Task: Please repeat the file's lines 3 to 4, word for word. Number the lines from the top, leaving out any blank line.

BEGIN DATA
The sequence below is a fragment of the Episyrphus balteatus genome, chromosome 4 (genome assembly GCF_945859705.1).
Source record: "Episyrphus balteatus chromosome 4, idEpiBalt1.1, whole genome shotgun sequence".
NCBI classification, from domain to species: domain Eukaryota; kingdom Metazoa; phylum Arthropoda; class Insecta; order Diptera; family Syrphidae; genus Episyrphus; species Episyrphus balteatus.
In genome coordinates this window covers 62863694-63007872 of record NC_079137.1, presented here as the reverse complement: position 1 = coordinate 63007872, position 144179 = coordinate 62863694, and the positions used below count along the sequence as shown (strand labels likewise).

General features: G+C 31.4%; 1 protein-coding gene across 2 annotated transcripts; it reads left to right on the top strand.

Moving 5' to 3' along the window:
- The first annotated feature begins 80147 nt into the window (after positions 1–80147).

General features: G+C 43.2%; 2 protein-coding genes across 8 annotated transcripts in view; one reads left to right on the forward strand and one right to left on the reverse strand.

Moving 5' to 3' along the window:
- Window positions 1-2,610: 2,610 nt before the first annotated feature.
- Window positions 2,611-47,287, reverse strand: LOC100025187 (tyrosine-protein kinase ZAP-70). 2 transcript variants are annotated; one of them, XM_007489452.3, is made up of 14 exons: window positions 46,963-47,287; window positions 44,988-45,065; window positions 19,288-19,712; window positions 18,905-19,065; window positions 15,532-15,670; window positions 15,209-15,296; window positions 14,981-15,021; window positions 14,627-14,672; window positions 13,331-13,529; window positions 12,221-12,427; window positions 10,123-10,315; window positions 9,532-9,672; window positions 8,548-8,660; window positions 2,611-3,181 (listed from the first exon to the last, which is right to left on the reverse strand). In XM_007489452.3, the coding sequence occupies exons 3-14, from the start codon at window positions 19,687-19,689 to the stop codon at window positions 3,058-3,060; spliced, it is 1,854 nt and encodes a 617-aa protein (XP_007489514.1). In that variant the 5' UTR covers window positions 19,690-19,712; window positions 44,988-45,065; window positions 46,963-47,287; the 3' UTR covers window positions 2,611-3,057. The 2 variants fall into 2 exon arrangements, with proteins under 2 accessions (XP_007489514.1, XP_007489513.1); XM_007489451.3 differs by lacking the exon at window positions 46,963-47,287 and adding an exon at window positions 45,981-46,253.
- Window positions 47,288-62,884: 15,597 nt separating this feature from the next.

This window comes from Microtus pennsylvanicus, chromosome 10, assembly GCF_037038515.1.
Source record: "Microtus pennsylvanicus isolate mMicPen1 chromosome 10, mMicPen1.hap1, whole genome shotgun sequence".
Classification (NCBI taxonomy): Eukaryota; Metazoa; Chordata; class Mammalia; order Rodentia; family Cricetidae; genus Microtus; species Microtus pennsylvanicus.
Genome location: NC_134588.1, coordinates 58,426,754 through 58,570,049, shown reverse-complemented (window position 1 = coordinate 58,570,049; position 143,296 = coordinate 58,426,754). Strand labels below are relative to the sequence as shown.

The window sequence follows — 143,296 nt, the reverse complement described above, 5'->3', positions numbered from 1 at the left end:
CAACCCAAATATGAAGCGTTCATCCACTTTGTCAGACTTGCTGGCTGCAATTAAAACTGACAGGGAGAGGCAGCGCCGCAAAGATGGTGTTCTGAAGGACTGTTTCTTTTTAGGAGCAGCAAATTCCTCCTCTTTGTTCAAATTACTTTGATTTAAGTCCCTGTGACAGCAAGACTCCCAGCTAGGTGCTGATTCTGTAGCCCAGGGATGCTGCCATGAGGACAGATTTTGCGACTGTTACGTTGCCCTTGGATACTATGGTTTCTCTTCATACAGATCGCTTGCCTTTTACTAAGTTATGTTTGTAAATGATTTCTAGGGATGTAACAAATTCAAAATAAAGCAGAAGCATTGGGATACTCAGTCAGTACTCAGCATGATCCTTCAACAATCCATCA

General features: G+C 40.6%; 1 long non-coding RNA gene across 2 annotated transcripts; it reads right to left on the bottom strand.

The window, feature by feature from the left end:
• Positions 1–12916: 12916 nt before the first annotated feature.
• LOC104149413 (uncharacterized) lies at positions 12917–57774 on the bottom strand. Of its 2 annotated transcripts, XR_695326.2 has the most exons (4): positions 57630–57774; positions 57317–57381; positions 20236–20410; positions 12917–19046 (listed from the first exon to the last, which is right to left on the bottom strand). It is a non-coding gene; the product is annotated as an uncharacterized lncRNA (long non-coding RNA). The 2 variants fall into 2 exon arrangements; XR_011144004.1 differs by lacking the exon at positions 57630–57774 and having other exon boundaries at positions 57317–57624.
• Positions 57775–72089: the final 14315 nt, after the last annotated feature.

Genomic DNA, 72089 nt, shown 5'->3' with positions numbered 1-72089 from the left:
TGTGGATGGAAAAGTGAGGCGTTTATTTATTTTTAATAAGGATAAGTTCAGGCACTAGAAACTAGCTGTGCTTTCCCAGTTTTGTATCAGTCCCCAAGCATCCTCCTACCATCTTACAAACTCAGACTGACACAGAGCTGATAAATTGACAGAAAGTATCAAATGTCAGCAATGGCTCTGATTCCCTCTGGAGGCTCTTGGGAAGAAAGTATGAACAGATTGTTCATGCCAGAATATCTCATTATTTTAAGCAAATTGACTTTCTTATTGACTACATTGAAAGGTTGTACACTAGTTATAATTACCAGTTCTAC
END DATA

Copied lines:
NCBI classification, from domain to species: domain Eukaryota; kingdom Metazoa; phylum Arthropoda; class Insecta; order Diptera; family Syrphidae; genus Episyrphus; species Episyrphus balteatus.
In genome coordinates this window covers 62863694-63007872 of record NC_079137.1, presented here as the reverse complement: position 1 = coordinate 63007872, position 144179 = coordinate 62863694, and the positions used below count along the sequence as shown (strand labels likewise).